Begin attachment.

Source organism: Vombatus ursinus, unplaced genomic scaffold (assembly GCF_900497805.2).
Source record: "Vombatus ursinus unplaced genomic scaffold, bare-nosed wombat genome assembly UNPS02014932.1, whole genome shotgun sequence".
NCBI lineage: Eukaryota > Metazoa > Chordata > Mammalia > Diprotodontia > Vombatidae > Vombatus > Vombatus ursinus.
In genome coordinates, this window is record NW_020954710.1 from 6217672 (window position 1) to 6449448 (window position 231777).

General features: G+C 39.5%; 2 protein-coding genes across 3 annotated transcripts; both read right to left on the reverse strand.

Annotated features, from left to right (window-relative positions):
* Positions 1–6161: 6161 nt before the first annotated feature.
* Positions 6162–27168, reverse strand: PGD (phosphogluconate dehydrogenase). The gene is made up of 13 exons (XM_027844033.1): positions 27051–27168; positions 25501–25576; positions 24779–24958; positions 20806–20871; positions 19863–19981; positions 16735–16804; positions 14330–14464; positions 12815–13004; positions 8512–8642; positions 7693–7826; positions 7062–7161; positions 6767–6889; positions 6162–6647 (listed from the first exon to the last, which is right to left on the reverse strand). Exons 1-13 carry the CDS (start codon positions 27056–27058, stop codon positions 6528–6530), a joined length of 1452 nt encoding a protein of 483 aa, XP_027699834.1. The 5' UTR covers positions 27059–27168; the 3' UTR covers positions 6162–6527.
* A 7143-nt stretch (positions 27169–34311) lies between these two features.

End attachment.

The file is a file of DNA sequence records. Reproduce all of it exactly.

Source organism: Vombatus ursinus, unplaced genomic scaffold (assembly GCF_900497805.2).
Source record: "Vombatus ursinus unplaced genomic scaffold, bare-nosed wombat genome assembly UNPS02014932.1, whole genome shotgun sequence".
NCBI lineage: Eukaryota > Metazoa > Chordata > Mammalia > Diprotodontia > Vombatidae > Vombatus > Vombatus ursinus.
In genome coordinates, this window is record NW_020954710.1 from 6217672 (window position 1) to 6449448 (window position 231777).

General features: G+C 39.5%; 2 protein-coding genes across 3 annotated transcripts; both read right to left on the reverse strand.

Annotated features, from left to right (window-relative positions):
* Positions 1–6161: 6161 nt before the first annotated feature.
* Positions 6162–27168, reverse strand: PGD (phosphogluconate dehydrogenase). The gene is made up of 13 exons (XM_027844033.1): positions 27051–27168; positions 25501–25576; positions 24779–24958; positions 20806–20871; positions 19863–19981; positions 16735–16804; positions 14330–14464; positions 12815–13004; positions 8512–8642; positions 7693–7826; positions 7062–7161; positions 6767–6889; positions 6162–6647 (listed from the first exon to the last, which is right to left on the reverse strand). Exons 1-13 carry the CDS (start codon positions 27056–27058, stop codon positions 6528–6530), a joined length of 1452 nt encoding a protein of 483 aa, XP_027699834.1. The 5' UTR covers positions 27059–27168; the 3' UTR covers positions 6162–6527.
* A 7143-nt stretch (positions 27169–34311) lies between these two features.